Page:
Susan Plouzek, Oakwood Artists’ League
I am one of 40 artists at Oakwood Artists’ League. I have collected many brushes over the years; artists’ passions for supplies can start out innocently. We try new techniques, processes and products in our quest to create art. By now, some of us have enough art supplies to stock a small store! I suppose that is true with any enthusiasts; readers, gadget geeks, quilters and so on. That is what makes life interesting – trying new things.
My story seems typical of many professional/trade artists. After the crayon phase, I began painting in oils. By the time my children came along, they deemed it a challenge when I said, ”Don’t touch”. So somewhere after a disaster involving a new rug and some Phthalo Green paint, I put the oils away in favor of colored pencils.
Eventually I took the opportunity to try acrylic painting. Old oil paint brushes cannot be used with acrylics. I’m certain that’s when my fascination for brushes began. Finding the right brushes was challenging in the beginning. Did you know there are brushes for oil paints, acrylic paints, watercolor, colored pencils, gouache, inks, encaustics and egg temperas? Brushes come in many shapes, sizes and functions: flat, bright, round, filbert, hake, angle, quill, stipple, mop and liner. Brushes range from teeny-tiny to house-painting sizes. There are names for them like “The Ultimate Rembrandt Master,” “Super-Duper Mop,” and “Zen.” Each one claims to do a specific job. They’re made of badger bristle, boar bristle, weasel hair, squirrel hair, sponge, foam, synthetic, silicone and blends; how can a person decide? After many good and bad choices throughout the years, I favor a huge sash brush and my painting knife resembles something that could stucco an entire house. Is it any wonder that one could be a brushaholic?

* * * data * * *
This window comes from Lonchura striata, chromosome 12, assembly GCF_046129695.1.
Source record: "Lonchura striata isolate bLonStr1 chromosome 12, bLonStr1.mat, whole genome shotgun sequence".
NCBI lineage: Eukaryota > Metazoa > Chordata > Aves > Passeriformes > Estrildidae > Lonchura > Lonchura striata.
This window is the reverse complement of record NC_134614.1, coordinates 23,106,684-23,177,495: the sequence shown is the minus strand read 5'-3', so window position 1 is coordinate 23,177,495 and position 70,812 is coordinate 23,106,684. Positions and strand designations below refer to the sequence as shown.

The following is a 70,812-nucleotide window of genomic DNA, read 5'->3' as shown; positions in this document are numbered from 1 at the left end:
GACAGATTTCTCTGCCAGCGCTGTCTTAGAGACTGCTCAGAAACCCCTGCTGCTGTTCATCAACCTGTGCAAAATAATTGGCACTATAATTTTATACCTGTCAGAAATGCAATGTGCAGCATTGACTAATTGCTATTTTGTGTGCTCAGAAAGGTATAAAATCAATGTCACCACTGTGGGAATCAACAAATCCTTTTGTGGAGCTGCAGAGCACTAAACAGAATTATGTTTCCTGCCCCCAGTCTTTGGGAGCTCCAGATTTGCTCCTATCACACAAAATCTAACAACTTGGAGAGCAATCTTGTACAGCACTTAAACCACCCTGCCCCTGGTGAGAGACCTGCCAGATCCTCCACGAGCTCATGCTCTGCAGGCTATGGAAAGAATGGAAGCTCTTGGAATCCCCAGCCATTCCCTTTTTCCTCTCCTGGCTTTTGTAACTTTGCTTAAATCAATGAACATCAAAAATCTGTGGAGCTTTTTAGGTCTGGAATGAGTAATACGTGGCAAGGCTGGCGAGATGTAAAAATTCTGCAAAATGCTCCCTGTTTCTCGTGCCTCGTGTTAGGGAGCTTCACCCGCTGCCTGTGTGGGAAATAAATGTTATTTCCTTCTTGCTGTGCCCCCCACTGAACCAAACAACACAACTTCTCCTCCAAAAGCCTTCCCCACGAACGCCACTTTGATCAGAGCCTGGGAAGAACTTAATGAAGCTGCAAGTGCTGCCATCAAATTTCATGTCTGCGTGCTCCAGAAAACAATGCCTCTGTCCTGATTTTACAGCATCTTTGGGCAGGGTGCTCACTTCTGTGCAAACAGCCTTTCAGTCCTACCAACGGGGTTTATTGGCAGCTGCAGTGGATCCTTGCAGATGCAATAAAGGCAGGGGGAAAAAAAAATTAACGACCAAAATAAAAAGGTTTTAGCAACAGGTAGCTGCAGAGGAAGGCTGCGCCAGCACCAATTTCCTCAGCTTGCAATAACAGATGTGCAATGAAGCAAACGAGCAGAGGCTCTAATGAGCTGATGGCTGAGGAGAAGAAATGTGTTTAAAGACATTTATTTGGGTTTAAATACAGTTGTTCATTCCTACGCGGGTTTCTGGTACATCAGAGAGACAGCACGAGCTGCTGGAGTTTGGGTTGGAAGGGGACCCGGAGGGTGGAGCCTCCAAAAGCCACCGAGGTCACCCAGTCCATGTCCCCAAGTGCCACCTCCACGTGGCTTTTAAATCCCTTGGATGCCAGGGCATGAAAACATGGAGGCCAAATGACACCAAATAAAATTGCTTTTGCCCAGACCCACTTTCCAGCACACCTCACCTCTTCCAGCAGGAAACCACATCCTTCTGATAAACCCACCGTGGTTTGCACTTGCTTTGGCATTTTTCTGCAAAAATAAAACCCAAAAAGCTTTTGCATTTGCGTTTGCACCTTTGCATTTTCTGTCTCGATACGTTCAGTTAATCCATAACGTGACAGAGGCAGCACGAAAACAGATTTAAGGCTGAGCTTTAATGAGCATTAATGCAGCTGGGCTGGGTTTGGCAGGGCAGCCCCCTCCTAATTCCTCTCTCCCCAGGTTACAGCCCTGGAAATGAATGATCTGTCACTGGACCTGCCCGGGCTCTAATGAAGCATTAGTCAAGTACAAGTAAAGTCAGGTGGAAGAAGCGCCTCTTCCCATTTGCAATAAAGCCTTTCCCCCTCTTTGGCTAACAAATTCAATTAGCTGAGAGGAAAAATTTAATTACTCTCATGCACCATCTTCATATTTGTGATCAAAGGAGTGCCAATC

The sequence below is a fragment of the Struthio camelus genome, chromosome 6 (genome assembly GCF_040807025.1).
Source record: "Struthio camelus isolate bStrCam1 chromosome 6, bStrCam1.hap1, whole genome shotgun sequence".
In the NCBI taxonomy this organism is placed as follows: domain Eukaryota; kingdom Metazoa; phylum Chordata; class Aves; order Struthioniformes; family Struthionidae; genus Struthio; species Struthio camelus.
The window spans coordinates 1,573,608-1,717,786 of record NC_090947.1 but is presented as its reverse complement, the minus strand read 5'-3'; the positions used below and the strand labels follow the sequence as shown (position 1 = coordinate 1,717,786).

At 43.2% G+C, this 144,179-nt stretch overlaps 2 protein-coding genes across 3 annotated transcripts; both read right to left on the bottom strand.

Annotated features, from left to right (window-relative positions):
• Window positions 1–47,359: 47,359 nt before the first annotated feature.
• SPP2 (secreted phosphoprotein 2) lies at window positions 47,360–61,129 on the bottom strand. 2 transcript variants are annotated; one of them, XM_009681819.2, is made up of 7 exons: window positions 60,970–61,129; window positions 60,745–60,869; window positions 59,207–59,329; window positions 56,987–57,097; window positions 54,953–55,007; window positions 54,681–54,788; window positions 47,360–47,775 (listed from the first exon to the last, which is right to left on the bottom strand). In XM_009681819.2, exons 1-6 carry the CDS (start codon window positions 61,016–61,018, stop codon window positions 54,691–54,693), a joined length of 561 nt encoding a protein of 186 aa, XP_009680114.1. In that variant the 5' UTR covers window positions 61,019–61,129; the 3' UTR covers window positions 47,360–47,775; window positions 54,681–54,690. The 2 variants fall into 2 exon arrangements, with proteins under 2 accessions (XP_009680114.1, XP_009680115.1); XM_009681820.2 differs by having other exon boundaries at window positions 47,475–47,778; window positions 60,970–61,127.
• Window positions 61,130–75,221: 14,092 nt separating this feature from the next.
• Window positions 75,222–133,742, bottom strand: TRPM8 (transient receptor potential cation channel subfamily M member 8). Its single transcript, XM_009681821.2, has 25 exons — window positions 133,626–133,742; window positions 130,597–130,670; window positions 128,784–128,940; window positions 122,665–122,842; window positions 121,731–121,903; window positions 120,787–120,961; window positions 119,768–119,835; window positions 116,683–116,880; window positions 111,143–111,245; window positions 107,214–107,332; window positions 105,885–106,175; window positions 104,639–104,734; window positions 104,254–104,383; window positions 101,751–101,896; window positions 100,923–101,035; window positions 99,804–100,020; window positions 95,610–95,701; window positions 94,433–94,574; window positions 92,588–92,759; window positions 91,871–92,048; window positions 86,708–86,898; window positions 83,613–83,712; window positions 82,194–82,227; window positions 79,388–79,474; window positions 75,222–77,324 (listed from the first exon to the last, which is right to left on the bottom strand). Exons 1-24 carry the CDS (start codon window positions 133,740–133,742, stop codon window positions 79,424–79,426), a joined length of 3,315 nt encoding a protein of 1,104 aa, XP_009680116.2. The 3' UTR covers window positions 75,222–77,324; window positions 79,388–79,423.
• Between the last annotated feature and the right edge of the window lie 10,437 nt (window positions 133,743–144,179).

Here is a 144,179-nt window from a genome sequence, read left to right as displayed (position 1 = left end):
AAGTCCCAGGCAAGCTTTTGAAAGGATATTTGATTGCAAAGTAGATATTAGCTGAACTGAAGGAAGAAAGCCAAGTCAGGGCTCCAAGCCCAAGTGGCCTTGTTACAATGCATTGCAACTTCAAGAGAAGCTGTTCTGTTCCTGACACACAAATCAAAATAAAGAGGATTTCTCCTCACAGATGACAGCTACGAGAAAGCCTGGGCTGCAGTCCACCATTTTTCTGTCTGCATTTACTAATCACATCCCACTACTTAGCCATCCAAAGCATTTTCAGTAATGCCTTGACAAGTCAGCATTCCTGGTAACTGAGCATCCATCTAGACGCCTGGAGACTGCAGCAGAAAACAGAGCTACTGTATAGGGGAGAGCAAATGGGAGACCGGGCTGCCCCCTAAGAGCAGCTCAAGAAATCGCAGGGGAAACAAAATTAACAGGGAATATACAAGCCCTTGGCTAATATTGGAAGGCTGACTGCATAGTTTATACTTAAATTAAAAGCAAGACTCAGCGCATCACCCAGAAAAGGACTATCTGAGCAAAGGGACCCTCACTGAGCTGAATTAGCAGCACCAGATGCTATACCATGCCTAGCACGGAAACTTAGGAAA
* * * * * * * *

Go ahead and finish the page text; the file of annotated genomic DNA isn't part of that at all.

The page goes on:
Many of us are getting ready for Art at the Lakes on the March 7. Please come and support our first responders, eat a yummy lunch prepared by our own firemen, enjoy the great music and see the wonderful variety of art.
On March 10 Terri Pate will teach us how to make gourds. There is something for everyone at Oakwood Artists’ League!